The National Museum of African American History and Culture changed the landscape of the National Mall, and it has become one of the Smithsonian's most popular museums, according to our local affiliate WJLA.
Known as one of the most sought after spots to visit in Washington, D.C., the museum celebrated its first anniversary this weekend.
The NMAAHC is just as popular today as it was on opening day, and it's being called a triumph and a treasure.
"There is so much you can't see it all," said Toni Garrett, who drove down from Philadelphia, Pennsylvania to mark the anniversary.
For many people like Garret, it takes more than one visit to take in the entire experience.
"The first time I was here for six hours and I felt like I was rushing through the top to see more, and I came back and feel like I'm seeing things I didn't see the first time," said Garrett.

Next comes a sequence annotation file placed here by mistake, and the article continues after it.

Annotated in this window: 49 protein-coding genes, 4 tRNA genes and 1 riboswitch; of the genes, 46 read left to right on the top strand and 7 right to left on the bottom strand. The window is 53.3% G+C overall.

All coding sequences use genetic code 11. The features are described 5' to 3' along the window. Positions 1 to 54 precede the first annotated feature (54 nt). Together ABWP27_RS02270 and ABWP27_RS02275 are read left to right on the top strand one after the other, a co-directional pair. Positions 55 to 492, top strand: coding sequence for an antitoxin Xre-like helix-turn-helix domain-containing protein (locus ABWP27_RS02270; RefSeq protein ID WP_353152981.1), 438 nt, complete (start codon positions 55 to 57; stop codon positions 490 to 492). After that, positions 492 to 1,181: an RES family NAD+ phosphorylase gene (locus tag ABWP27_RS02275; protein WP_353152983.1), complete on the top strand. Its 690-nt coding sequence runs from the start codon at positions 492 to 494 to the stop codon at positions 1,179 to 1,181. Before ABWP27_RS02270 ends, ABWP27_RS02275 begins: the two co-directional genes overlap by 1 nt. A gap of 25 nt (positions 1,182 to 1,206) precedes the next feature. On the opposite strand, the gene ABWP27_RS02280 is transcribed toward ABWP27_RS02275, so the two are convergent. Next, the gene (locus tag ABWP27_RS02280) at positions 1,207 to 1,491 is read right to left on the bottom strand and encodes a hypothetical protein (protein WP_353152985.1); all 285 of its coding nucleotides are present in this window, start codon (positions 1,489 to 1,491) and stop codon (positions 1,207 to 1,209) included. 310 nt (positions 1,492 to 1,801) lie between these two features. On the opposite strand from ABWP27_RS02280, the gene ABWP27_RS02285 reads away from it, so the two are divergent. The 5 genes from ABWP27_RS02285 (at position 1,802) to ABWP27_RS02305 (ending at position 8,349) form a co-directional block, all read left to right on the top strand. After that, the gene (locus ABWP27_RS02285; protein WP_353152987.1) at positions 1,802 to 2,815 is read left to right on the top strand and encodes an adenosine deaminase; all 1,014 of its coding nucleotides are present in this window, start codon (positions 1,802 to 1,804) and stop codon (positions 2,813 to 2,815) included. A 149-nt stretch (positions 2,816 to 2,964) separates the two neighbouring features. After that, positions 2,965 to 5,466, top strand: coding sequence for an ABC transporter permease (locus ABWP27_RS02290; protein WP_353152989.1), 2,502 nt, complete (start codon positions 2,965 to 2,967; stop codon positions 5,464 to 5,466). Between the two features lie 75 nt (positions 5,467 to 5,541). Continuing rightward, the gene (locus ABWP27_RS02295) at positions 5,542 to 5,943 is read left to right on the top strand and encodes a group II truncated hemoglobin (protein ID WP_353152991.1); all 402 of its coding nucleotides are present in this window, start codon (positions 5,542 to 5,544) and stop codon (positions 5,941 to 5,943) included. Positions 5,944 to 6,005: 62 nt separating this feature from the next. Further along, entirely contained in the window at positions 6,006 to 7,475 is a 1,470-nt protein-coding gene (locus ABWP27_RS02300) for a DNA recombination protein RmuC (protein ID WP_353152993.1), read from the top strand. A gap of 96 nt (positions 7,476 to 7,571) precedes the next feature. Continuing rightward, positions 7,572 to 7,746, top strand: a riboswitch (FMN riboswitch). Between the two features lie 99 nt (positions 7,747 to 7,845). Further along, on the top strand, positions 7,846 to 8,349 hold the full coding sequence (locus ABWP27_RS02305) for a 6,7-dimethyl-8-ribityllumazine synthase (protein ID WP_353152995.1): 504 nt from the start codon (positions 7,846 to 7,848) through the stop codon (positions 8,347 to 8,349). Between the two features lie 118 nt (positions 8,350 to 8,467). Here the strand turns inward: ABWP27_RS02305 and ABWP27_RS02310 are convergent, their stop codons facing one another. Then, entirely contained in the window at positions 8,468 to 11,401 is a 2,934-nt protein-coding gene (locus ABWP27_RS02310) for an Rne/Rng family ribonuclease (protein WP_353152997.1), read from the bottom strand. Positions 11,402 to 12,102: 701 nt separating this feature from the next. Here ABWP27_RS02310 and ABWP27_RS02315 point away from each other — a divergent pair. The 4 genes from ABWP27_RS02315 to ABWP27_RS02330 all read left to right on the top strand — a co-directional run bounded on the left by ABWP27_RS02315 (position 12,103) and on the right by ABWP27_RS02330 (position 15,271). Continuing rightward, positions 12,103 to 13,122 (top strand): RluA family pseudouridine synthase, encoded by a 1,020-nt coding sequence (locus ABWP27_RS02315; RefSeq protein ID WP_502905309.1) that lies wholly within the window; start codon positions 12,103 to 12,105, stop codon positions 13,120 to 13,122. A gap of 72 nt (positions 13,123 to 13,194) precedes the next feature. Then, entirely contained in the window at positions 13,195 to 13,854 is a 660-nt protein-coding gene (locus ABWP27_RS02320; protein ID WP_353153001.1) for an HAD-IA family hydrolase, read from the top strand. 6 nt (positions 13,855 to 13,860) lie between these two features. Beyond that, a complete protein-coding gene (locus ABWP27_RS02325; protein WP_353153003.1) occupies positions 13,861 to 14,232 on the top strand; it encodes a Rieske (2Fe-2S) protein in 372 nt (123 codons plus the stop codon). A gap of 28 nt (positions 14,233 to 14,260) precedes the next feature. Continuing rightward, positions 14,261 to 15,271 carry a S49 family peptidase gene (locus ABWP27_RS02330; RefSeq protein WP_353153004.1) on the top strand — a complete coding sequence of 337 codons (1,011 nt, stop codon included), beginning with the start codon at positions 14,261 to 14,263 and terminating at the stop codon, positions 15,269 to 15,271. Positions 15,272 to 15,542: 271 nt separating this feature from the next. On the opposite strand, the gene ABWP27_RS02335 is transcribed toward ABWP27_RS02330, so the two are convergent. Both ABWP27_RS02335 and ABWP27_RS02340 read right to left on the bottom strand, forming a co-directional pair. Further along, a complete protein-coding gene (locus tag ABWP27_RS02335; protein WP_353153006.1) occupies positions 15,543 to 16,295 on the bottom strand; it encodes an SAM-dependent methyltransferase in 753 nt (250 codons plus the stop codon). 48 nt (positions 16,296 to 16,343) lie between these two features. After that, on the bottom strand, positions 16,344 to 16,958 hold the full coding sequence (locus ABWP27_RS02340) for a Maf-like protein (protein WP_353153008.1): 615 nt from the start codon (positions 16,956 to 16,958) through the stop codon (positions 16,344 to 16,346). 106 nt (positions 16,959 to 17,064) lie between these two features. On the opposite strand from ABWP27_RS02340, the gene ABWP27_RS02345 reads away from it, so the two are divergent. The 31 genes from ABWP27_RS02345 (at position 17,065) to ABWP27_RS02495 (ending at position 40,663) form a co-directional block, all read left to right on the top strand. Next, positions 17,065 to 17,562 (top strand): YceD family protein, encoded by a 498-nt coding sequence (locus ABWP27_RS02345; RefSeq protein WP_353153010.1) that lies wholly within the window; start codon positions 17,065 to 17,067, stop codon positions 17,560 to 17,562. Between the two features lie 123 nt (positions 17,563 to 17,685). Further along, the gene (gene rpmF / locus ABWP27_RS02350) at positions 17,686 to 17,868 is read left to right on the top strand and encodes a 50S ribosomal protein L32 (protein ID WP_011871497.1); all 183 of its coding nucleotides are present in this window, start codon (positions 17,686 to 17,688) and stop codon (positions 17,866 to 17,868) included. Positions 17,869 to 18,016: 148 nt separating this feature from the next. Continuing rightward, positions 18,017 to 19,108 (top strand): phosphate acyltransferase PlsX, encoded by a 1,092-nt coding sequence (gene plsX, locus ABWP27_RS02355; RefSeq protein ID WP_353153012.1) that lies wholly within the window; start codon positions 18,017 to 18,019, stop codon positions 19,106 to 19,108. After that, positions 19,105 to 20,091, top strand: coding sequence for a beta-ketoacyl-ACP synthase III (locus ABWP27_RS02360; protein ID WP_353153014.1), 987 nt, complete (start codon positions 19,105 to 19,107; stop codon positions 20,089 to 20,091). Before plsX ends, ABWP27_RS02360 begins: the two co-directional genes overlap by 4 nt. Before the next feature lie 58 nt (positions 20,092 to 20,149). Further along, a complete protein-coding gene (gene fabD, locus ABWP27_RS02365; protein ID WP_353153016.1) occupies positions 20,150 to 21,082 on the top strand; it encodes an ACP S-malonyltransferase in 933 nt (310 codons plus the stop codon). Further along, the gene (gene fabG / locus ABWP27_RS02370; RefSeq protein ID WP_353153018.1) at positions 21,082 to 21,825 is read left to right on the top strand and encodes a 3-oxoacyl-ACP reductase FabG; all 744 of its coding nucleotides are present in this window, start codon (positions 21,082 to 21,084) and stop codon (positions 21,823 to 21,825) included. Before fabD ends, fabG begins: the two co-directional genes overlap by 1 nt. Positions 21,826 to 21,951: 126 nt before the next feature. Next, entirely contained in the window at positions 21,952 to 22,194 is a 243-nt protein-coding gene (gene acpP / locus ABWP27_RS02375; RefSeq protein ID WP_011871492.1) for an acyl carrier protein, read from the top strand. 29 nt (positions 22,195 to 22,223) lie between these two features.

The beloved museum officially opened last year with President Barack Obama ringing a bell. Since then, nearly 3 million visitors have passed through taking in the stories of African American history, from slavery to the civil rights movement.
"There's some unpleasant and sad parts of this museum, but that makes it a part of life and I think people actually appreciate our ability to tell those stories that way and then show the fun parts and overcoming those obstacles," said Bill Pretzer, senior curator of history.
A year later, timed passes are still being snatched up months in advance.
To mark the anniversary, the museum is extending its hours this weekend for two community days dubbed, 'A People's Gift.'
"It's our way of thanking those who have come to the museum, those who've donated objects to the museum and those who've done things to make the museum what it is," said Rex Ellis, associate director for curatorial affairs.